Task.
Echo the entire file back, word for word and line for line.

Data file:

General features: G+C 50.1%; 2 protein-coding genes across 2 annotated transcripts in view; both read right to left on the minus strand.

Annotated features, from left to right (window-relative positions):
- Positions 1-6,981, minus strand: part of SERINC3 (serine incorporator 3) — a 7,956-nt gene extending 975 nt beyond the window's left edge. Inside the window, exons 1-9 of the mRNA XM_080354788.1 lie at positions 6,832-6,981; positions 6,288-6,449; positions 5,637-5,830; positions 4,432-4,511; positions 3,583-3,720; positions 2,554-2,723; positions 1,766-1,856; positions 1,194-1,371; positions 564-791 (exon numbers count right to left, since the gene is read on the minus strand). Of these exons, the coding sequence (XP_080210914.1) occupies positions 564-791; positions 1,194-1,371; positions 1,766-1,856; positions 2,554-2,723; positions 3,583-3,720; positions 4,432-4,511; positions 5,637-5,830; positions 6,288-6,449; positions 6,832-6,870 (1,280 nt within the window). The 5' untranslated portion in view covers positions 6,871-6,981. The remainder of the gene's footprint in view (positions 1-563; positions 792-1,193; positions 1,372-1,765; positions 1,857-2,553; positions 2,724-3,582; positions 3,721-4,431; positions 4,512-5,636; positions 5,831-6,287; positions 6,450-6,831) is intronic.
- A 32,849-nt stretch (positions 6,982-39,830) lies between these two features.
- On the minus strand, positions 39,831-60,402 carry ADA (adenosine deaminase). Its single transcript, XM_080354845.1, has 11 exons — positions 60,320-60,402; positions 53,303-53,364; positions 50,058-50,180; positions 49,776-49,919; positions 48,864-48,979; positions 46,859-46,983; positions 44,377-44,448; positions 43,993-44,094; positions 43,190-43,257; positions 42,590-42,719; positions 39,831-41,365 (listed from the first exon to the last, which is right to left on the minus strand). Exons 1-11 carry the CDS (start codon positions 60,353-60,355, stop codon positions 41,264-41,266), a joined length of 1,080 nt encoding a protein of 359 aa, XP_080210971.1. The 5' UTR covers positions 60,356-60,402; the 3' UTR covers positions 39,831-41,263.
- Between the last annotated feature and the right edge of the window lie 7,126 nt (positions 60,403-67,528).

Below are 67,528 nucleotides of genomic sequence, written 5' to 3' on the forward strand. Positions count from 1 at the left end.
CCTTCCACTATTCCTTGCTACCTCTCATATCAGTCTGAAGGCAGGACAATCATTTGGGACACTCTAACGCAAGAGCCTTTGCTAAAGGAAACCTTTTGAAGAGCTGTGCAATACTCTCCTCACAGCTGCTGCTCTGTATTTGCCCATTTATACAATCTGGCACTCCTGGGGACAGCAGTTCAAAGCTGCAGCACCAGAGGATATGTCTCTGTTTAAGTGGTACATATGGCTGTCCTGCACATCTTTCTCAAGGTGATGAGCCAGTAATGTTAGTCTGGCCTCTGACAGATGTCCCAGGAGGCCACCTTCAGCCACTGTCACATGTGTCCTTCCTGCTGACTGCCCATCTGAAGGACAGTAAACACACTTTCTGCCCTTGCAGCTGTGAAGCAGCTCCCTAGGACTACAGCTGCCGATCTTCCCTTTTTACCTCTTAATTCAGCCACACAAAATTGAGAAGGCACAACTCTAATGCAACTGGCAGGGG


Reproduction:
General features: G+C 50.1%; 2 protein-coding genes across 2 annotated transcripts in view; both read right to left on the minus strand.

Annotated features, from left to right (window-relative positions):
- Positions 1-6,981, minus strand: part of SERINC3 (serine incorporator 3) — a 7,956-nt gene extending 975 nt beyond the window's left edge. Inside the window, exons 1-9 of the mRNA XM_080354788.1 lie at positions 6,832-6,981; positions 6,288-6,449; positions 5,637-5,830; positions 4,432-4,511; positions 3,583-3,720; positions 2,554-2,723; positions 1,766-1,856; positions 1,194-1,371; positions 564-791 (exon numbers count right to left, since the gene is read on the minus strand). Of these exons, the coding sequence (XP_080210914.1) occupies positions 564-791; positions 1,194-1,371; positions 1,766-1,856; positions 2,554-2,723; positions 3,583-3,720; positions 4,432-4,511; positions 5,637-5,830; positions 6,288-6,449; positions 6,832-6,870 (1,280 nt within the window). The 5' untranslated portion in view covers positions 6,871-6,981. The remainder of the gene's footprint in view (positions 1-563; positions 792-1,193; positions 1,372-1,765; positions 1,857-2,553; positions 2,724-3,582; positions 3,721-4,431; positions 4,512-5,636; positions 5,831-6,287; positions 6,450-6,831) is intronic.
- A 32,849-nt stretch (positions 6,982-39,830) lies between these two features.
- On the minus strand, positions 39,831-60,402 carry ADA (adenosine deaminase). Its single transcript, XM_080354845.1, has 11 exons — positions 60,320-60,402; positions 53,303-53,364; positions 50,058-50,180; positions 49,776-49,919; positions 48,864-48,979; positions 46,859-46,983; positions 44,377-44,448; positions 43,993-44,094; positions 43,190-43,257; positions 42,590-42,719; positions 39,831-41,365 (listed from the first exon to the last, which is right to left on the minus strand). Exons 1-11 carry the CDS (start codon positions 60,353-60,355, stop codon positions 41,264-41,266), a joined length of 1,080 nt encoding a protein of 359 aa, XP_080210971.1. The 5' UTR covers positions 60,356-60,402; the 3' UTR covers positions 39,831-41,263.
- Between the last annotated feature and the right edge of the window lie 7,126 nt (positions 60,403-67,528).

Below are 67,528 nucleotides of genomic sequence, written 5' to 3' on the forward strand. Positions count from 1 at the left end.
CCTTCCACTATTCCTTGCTACCTCTCATATCAGTCTGAAGGCAGGACAATCATTTGGGACACTCTAACGCAAGAGCCTTTGCTAAAGGAAACCTTTTGAAGAGCTGTGCAATACTCTCCTCACAGCTGCTGCTCTGTATTTGCCCATTTATACAATCTGGCACTCCTGGGGACAGCAGTTCAAAGCTGCAGCACCAGAGGATATGTCTCTGTTTAAGTGGTACATATGGCTGTCCTGCACATCTTTCTCAAGGTGATGAGCCAGTAATGTTAGTCTGGCCTCTGACAGATGTCCCAGGAGGCCACCTTCAGCCACTGTCACATGTGTCCTTCCTGCTGACTGCCCATCTGAAGGACAGTAAACACACTTTCTGCCCTTGCAGCTGTGAAGCAGCTCCCTAGGACTACAGCTGCCGATCTTCCCTTTTTACCTCTTAATTCAGCCACACAAAATTGAGAAGGCACAACTCTAATGCAACTGGCAGGGG